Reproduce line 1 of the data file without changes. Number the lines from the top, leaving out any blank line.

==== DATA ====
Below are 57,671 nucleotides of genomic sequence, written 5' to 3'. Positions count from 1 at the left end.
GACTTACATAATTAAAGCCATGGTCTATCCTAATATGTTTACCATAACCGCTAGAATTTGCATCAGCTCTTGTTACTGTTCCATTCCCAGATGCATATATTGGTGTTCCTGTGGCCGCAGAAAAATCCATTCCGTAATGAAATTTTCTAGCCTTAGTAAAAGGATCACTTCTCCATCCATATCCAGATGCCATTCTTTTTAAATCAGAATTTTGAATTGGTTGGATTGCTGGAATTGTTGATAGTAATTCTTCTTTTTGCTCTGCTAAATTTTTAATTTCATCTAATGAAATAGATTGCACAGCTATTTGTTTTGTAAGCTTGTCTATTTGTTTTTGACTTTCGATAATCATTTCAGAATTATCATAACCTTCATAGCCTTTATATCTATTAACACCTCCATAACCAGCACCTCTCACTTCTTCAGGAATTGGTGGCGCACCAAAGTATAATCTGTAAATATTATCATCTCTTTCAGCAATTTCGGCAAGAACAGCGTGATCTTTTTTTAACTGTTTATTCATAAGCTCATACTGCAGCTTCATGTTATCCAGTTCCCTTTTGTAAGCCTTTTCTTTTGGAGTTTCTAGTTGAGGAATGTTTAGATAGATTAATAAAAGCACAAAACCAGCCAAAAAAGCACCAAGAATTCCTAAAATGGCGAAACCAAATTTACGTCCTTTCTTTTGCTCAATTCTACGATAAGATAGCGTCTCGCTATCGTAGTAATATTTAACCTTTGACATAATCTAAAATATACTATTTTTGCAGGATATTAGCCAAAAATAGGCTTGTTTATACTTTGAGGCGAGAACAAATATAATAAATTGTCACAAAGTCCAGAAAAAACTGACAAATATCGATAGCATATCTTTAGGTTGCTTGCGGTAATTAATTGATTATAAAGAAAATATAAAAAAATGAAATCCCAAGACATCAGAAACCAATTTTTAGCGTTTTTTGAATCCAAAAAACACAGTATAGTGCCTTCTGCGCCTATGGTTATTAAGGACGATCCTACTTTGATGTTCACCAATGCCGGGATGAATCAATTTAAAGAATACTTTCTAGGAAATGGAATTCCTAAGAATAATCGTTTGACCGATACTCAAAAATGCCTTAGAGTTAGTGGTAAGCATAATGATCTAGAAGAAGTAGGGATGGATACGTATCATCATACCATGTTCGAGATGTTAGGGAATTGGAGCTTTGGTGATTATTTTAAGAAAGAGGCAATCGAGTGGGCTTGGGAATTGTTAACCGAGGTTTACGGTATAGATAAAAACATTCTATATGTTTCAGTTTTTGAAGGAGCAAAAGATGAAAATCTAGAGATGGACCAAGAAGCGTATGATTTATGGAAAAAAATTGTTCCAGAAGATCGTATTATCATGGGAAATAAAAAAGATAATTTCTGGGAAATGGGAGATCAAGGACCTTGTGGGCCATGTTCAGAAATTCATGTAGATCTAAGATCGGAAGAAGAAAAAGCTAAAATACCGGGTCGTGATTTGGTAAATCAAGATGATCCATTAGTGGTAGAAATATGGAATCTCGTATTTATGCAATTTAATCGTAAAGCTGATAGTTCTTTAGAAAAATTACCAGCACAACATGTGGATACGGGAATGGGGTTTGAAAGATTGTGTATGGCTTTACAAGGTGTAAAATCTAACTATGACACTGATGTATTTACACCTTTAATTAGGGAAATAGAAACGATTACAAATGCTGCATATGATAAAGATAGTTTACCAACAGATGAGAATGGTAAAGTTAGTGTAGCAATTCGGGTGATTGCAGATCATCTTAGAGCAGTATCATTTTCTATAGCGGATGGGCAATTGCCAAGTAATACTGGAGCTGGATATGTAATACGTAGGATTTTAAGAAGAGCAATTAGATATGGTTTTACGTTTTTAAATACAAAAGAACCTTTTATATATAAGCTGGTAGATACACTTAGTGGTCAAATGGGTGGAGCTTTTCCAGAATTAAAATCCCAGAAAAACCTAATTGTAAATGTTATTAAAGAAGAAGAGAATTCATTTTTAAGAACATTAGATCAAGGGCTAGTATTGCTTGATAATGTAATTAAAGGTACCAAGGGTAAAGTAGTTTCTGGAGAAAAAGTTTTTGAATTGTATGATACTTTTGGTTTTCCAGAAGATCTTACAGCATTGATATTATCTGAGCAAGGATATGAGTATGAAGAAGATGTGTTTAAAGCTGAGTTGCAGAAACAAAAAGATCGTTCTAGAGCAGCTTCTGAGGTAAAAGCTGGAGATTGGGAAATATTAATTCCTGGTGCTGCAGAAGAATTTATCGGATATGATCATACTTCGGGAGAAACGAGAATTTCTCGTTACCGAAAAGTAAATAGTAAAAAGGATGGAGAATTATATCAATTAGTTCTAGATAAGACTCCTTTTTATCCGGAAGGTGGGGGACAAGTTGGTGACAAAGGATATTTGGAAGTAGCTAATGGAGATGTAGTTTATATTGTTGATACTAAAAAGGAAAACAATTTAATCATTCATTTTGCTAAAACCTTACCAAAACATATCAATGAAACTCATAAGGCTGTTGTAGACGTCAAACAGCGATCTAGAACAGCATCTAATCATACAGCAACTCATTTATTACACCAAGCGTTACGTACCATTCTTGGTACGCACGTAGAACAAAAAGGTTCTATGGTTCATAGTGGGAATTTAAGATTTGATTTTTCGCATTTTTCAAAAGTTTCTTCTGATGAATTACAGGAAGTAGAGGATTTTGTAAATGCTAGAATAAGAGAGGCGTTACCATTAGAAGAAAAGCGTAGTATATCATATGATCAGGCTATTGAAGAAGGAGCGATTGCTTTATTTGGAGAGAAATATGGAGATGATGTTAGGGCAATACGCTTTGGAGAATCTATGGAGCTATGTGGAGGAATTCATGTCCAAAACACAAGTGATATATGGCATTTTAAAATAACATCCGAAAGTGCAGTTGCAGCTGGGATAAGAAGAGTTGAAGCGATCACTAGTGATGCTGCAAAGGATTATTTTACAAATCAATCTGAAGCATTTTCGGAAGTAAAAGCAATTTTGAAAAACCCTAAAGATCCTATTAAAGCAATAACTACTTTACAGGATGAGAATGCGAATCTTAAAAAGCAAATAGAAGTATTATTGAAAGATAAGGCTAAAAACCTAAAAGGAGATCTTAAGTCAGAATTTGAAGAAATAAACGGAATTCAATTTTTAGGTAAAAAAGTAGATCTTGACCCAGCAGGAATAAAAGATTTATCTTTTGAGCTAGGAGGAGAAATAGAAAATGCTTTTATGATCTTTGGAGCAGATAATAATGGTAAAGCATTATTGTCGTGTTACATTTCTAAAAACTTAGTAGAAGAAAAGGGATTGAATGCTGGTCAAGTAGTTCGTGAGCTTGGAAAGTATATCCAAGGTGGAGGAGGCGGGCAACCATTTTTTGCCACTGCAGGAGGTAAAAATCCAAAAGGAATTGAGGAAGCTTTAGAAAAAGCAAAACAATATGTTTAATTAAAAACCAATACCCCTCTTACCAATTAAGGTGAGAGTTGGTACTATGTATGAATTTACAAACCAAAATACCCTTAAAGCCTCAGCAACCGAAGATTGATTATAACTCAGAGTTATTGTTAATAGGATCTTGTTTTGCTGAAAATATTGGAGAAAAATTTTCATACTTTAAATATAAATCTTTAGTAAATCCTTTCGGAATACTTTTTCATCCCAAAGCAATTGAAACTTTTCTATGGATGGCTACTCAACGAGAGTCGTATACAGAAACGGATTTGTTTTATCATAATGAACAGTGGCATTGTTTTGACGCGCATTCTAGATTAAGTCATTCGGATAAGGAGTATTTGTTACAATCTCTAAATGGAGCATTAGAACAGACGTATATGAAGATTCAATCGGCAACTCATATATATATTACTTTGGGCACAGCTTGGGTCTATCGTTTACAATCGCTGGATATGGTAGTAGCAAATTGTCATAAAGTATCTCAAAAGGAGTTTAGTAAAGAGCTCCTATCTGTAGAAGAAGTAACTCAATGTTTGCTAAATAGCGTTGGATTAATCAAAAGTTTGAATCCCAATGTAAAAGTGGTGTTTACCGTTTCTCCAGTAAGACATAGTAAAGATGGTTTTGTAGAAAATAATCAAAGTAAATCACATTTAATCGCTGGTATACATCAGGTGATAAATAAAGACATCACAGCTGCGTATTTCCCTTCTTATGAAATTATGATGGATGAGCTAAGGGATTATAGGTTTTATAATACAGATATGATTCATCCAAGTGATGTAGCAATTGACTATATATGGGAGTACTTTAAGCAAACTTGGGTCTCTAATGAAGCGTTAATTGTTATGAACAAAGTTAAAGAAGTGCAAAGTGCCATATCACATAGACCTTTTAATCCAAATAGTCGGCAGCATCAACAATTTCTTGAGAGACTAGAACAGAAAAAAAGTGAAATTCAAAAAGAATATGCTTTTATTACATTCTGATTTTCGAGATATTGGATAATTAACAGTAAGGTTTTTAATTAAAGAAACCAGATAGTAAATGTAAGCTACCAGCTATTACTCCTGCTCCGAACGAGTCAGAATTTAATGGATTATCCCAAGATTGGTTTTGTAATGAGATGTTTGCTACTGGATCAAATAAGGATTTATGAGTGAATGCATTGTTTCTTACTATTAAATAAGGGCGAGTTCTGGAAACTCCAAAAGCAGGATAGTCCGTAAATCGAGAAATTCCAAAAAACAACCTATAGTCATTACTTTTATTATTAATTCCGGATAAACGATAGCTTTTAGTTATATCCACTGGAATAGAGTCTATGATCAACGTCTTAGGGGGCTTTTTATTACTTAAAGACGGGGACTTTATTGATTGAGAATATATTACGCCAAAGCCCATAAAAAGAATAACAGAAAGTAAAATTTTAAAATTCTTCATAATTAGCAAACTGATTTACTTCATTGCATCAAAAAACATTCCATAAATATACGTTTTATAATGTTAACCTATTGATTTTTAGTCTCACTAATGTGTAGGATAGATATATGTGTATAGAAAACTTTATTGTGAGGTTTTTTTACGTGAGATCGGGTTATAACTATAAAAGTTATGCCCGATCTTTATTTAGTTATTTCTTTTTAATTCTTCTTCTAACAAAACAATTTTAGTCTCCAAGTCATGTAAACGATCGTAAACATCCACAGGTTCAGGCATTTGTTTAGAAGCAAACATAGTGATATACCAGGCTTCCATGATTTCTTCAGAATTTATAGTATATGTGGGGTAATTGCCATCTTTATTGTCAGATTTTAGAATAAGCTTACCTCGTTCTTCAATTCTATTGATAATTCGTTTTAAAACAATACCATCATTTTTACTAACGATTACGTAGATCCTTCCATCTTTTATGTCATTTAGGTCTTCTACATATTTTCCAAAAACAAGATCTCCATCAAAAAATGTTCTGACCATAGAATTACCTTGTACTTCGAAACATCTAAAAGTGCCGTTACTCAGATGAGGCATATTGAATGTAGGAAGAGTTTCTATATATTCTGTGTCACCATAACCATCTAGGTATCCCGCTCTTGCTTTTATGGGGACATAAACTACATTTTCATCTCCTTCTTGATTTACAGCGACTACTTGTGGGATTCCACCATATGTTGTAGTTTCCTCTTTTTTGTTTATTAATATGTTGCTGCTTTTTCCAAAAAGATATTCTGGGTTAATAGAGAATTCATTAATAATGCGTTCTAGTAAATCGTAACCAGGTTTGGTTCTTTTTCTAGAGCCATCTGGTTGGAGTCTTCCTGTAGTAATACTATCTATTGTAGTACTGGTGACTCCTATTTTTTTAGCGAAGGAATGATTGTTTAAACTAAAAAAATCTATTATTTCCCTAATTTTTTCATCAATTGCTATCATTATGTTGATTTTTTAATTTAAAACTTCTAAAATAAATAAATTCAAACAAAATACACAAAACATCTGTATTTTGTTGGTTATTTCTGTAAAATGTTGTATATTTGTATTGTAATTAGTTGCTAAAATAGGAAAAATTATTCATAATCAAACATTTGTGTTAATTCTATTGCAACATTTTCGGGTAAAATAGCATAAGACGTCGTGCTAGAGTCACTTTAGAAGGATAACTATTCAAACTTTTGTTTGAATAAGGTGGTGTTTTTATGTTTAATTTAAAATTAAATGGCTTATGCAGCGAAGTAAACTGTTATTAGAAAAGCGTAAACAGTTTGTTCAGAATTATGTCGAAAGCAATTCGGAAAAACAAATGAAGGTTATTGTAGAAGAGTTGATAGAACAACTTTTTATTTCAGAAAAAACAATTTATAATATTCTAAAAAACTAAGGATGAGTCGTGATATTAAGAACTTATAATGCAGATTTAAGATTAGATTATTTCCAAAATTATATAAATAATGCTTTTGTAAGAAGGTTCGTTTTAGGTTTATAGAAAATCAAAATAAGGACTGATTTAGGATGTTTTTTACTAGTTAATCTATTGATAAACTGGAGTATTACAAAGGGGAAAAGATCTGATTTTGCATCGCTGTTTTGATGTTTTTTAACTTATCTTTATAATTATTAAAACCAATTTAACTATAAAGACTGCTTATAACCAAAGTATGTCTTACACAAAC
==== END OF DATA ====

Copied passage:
Below are 57,671 nucleotides of genomic sequence, written 5' to 3'. Positions count from 1 at the left end.